According to Jones-Dilworth, Austin-based SafePlace, an organization that serves survivors of child abuse and neglect, sexual assault and exploitation, and domestic violence, has reported a substantial rise in the number of women reporting rape and sexual assault cases committed through TNCs, with both drivers to passengers becoming victims. While these reports aren’t public, they greatly outnumber similar cases filed with the Austin Police Department.
“Most of these women, unfortunately, of this documented phenomenon, feel guilty, don’t want to go through the process, and do not report these crimes publicly to the police,” Jones-Dilworth said. “When Uber and Lyft are out there citing low numbers, they are citing the official Austin Police Department numbers… and the numbers that SafePlace was seeing are dramatically higher.”
For these reasons, Thumbs Up! will act as a badge—like those attached to verified Facebook and Twitter accounts—to inform passengers that a driver has submitted to a fingerprint-based background check and passed.
While guidelines as to who gets the Thumbs Up! certification are still under discussion, Jones-Dilworth said that by incentivizing fingerprinting and thereby increasing the number of fingerprinted TNC drivers in Austin, passengers have a greater pool of drivers to choose from should they prefer to ride with a verified driver.
Jones-Dilworth said San Antonio, Texas continues to face this problem after amending their TNC fingerprinting mandate, which originally caused Uber and Lyft to abandon the city.
“In San Antonio, they only have hundreds of people sign up, not thousands. And the people at SafePlace and the people on council… said, ‘A voluntary fingerprinting solution may be politically expedient, but if we only get hundreds of people signing up, a woman [downtown] after midnight doesn’t have a viable choice for a safe, validated fingerprinted driver if she wants one,” Jones-Dilworth said.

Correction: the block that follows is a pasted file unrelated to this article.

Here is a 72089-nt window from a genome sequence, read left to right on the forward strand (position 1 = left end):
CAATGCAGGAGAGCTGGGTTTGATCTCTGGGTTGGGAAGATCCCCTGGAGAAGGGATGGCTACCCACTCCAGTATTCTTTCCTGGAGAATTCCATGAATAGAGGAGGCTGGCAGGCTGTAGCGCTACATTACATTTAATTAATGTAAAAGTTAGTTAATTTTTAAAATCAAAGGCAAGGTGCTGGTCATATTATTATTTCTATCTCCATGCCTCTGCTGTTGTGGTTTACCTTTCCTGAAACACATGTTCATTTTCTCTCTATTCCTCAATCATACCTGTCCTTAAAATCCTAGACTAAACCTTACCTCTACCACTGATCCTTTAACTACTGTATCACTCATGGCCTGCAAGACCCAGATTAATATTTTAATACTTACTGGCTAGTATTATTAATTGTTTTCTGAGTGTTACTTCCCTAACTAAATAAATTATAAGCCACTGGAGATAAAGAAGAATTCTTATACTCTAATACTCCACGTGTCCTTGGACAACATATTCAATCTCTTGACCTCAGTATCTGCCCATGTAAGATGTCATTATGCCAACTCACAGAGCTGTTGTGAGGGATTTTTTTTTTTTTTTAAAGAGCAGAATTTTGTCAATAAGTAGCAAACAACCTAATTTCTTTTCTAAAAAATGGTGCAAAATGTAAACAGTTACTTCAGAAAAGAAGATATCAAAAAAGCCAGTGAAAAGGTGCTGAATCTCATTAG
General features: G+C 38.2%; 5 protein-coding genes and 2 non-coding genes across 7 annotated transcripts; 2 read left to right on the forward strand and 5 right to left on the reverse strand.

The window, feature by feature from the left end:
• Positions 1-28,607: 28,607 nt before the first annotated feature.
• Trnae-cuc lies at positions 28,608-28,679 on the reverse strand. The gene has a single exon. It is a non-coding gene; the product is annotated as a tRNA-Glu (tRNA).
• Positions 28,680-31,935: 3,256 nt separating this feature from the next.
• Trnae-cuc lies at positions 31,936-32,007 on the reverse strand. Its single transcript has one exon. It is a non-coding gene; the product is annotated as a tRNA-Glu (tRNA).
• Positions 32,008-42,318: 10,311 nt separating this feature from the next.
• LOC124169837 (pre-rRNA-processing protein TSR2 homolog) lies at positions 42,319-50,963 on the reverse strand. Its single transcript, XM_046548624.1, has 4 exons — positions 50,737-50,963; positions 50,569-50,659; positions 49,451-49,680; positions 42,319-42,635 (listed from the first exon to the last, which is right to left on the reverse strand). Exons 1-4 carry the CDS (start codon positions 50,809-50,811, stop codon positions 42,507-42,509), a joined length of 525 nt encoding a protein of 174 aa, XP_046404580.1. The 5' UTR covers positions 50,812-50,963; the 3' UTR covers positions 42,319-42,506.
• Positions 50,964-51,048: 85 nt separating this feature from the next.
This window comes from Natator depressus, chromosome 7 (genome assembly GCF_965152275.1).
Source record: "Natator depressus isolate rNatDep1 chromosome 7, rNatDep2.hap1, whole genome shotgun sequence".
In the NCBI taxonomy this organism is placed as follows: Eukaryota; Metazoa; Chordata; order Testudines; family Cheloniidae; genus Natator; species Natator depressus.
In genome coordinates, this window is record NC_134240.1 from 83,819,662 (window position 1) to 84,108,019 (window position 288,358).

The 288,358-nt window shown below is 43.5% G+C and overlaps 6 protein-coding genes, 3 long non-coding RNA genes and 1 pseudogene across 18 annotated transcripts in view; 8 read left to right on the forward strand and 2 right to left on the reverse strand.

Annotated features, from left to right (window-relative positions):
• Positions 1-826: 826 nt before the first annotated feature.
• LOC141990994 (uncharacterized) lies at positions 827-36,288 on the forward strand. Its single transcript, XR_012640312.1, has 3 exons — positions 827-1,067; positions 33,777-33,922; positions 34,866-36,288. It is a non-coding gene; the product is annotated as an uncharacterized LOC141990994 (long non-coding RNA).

Though the program is only being implemented for verifying TNC drivers, Jones-Dilworth said Adler wanted to create a comprehensive solution for validating sharing-economy contractors, and to make Thumbs Up! available for other platforms.
If the ordinance passes on May 6, Thumbs Up! will proceed as planned, but only with non-governmental incentives—like the ability to pick up passengers from the airport or from streets closed off by the Austin Police Department—to avoid making the voluntary fingerprinting de facto mandatory. Jones-Dilworth anticipated Thumbs Up! officially becoming a company in the next few weeks, with program implementation rolling out in Austin over the summer and into the fall.
Jason Stanford, communications director for the office of Mayor Adler, told the Daily Dot in an email that Mayor Adler believes a system like Thumbs Up! Is necessary to provide a level of assurance to people interacting with strangers through the sharing economy.
“The sharing economy exacerbates the need to verify identity in a way that the brick and mortar economy does not. It’s easy to kick unruly customers out of a bar and to verify the identity of someone who can hand you a driver’s license,” Stanford said. “The safety concerns go way up when you are hiring strangers to perform personal tasks for you. The need for something like Thumbs Up! does not depend only on what happens with Uber and Lyft in Austin. This is just where we thought it up.”
Illustration by Max Fleishman